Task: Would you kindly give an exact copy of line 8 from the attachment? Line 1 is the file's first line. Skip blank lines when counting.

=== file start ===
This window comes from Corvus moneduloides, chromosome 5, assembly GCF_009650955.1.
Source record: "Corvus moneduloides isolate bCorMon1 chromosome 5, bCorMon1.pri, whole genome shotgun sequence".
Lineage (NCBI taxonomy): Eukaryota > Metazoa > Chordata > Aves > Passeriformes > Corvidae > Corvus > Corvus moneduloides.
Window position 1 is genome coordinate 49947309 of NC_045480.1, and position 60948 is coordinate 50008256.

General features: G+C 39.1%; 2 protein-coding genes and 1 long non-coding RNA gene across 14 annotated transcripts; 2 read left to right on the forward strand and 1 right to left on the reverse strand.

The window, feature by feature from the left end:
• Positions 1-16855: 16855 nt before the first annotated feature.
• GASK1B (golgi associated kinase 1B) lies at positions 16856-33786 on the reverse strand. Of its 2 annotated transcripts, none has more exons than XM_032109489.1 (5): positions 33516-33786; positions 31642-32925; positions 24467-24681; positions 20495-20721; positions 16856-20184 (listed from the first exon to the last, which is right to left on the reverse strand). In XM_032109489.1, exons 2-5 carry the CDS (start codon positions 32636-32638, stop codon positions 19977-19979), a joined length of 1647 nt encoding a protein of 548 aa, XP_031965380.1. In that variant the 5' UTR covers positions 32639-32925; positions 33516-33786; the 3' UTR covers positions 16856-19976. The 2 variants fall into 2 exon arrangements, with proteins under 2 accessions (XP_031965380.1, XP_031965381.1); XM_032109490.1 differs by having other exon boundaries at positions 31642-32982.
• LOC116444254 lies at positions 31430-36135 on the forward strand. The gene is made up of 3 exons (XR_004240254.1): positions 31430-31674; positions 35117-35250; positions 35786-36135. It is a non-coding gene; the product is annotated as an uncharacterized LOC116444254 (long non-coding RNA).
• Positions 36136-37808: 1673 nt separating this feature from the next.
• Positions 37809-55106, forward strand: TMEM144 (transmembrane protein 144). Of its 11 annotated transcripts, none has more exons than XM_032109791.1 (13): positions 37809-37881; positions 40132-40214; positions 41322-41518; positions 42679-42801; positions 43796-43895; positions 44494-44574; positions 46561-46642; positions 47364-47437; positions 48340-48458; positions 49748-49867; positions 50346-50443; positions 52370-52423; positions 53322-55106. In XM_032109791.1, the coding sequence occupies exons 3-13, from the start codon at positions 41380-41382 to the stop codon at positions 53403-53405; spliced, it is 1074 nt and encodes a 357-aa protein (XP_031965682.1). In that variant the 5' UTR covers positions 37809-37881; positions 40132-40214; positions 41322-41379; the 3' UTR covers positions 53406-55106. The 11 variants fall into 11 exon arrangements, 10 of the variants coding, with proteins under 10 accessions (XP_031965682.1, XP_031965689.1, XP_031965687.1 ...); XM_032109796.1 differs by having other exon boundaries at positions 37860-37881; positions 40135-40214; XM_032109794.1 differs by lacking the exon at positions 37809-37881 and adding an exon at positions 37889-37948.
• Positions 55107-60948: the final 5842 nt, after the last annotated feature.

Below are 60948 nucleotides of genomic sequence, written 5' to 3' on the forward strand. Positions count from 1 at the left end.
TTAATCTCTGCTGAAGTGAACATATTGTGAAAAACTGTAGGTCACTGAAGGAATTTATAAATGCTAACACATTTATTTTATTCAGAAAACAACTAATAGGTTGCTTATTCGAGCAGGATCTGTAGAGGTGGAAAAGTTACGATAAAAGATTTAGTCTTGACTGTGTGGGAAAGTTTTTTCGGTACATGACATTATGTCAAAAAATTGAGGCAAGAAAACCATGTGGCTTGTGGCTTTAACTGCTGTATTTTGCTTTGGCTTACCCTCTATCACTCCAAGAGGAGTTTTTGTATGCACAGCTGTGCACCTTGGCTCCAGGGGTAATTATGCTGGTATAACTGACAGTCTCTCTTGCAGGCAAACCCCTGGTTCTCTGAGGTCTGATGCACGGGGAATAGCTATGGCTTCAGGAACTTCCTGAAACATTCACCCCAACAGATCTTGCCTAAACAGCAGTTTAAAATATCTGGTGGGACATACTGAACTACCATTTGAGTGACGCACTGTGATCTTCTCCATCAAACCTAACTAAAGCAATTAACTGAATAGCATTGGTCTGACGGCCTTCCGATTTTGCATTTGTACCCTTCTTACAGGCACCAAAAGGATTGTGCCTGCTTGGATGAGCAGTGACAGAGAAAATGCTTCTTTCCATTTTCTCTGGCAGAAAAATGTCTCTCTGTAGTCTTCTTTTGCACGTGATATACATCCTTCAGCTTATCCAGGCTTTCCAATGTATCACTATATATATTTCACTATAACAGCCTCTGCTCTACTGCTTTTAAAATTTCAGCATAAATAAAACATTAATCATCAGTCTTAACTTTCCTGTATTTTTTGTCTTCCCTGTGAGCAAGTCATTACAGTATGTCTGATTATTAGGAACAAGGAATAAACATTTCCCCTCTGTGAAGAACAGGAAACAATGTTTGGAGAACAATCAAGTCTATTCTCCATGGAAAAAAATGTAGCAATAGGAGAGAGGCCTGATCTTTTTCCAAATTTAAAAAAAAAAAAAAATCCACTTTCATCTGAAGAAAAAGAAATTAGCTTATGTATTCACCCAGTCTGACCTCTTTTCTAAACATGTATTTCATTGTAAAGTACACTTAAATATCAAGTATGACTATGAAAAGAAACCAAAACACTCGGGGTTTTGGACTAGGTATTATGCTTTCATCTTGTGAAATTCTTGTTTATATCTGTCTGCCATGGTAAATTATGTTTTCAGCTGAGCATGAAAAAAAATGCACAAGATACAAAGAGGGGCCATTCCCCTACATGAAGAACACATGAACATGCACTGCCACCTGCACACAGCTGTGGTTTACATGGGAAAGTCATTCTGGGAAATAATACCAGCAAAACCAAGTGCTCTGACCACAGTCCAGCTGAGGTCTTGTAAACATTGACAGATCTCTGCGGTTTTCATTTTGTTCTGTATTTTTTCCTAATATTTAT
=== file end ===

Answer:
• GASK1B (golgi associated kinase 1B) lies at positions 16856-33786 on the reverse strand. Of its 2 annotated transcripts, none has more exons than XM_032109489.1 (5): positions 33516-33786; positions 31642-32925; positions 24467-24681; positions 20495-20721; positions 16856-20184 (listed from the first exon to the last, which is right to left on the reverse strand). In XM_032109489.1, exons 2-5 carry the CDS (start codon positions 32636-32638, stop codon positions 19977-19979), a joined length of 1647 nt encoding a protein of 548 aa, XP_031965380.1. In that variant the 5' UTR covers positions 32639-32925; positions 33516-33786; the 3' UTR covers positions 16856-19976. The 2 variants fall into 2 exon arrangements, with proteins under 2 accessions (XP_031965380.1, XP_031965381.1); XM_032109490.1 differs by having other exon boundaries at positions 31642-32982.